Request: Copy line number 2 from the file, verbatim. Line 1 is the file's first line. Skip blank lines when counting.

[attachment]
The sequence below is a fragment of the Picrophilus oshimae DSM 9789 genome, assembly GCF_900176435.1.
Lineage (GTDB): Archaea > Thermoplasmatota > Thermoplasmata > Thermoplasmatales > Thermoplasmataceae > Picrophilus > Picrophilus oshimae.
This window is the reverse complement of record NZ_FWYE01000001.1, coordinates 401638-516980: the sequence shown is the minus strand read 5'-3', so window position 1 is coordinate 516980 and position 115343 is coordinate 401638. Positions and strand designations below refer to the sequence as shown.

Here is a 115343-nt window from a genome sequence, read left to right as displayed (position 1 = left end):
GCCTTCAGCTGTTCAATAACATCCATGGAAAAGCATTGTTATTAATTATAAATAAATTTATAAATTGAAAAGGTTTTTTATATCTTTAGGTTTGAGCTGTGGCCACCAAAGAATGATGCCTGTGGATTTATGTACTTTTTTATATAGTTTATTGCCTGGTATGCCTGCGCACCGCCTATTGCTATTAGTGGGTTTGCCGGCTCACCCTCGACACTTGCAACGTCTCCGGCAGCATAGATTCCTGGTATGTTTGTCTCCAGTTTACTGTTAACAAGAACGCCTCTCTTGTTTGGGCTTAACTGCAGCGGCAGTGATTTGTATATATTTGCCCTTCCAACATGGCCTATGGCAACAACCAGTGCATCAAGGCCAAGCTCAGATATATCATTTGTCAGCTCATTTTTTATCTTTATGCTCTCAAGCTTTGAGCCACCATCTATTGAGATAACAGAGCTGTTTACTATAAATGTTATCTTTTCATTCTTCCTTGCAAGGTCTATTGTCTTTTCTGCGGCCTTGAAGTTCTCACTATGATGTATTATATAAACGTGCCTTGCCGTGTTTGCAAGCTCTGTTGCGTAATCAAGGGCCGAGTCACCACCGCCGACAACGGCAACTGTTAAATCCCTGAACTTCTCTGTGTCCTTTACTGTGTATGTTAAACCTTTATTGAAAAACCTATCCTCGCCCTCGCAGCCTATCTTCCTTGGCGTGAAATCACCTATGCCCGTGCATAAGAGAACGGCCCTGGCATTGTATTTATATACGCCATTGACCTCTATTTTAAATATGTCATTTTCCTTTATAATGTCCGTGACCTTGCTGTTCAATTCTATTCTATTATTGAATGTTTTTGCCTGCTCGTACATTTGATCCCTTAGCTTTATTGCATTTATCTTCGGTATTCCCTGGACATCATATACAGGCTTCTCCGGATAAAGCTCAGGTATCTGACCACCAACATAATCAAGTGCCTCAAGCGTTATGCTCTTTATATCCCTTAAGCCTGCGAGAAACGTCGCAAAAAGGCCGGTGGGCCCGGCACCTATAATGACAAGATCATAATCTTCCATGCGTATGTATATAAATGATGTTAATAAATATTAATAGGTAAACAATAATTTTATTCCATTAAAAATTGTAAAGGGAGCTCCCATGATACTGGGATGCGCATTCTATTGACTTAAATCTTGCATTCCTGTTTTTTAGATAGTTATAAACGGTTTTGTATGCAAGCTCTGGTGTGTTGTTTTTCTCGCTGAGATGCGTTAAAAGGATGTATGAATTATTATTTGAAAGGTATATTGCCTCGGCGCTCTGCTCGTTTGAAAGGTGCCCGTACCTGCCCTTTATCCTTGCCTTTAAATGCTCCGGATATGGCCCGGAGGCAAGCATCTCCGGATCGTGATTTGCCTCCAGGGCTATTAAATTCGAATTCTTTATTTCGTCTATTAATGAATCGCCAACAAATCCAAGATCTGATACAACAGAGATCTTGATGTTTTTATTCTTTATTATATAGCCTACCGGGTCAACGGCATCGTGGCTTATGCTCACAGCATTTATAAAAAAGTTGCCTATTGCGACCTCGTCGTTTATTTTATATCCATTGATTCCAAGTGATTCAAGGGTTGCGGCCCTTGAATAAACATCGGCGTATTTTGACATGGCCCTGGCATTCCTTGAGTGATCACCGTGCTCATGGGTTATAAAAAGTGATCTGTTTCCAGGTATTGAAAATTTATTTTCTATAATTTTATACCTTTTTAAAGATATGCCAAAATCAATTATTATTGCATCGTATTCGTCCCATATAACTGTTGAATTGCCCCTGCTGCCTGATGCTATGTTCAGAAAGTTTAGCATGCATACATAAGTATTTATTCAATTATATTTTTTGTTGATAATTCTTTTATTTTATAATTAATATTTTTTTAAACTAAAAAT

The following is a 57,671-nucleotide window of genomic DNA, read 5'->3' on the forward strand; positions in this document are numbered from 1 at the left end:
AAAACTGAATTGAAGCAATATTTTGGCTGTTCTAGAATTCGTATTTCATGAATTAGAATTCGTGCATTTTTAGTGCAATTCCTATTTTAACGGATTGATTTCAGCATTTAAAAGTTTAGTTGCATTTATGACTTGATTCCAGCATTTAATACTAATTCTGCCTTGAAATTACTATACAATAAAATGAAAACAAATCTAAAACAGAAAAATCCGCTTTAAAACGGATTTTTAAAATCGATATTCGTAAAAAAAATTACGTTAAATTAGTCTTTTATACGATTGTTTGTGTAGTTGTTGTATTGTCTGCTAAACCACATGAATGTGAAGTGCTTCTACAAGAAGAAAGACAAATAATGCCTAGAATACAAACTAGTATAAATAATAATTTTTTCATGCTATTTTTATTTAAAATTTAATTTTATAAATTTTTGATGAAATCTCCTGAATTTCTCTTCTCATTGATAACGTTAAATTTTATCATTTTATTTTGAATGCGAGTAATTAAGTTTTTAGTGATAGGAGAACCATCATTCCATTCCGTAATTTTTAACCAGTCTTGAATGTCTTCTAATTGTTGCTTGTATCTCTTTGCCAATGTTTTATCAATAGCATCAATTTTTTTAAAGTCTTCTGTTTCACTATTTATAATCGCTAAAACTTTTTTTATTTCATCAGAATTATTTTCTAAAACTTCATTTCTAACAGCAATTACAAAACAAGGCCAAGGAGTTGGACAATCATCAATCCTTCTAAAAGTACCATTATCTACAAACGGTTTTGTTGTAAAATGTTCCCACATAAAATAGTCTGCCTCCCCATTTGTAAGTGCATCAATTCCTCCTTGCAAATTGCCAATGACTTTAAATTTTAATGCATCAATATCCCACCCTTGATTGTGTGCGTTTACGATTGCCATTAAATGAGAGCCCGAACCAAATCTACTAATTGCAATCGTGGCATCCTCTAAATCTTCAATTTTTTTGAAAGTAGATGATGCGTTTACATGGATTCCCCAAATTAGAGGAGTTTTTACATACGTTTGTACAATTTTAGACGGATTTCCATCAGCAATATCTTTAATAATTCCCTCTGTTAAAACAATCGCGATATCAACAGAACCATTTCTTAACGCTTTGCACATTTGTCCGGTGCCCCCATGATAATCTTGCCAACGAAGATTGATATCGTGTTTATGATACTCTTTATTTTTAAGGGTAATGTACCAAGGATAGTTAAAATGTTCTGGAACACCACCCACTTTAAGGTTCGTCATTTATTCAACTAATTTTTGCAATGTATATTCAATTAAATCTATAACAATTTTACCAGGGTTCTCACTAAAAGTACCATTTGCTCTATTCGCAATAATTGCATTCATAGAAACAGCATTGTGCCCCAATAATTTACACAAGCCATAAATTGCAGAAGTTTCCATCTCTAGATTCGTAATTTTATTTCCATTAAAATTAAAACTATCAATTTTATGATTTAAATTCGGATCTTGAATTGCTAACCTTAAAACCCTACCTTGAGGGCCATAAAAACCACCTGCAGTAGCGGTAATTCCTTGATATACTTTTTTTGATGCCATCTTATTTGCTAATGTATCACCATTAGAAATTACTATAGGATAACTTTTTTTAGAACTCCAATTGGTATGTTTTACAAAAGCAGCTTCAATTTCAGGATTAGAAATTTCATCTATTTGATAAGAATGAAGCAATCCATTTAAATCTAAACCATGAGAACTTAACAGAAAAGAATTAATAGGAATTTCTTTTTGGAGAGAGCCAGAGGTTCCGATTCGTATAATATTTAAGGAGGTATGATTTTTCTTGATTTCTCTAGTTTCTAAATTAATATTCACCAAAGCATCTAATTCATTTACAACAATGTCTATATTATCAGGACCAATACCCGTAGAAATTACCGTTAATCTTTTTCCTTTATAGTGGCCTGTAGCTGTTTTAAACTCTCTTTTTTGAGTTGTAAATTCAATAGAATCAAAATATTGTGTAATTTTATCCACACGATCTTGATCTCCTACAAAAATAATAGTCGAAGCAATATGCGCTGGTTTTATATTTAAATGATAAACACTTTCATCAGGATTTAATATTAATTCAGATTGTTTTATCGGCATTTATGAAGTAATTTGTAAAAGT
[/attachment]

Lineage (GTDB): Archaea > Thermoplasmatota > Thermoplasmata > Thermoplasmatales > Thermoplasmataceae > Picrophilus > Picrophilus oshimae.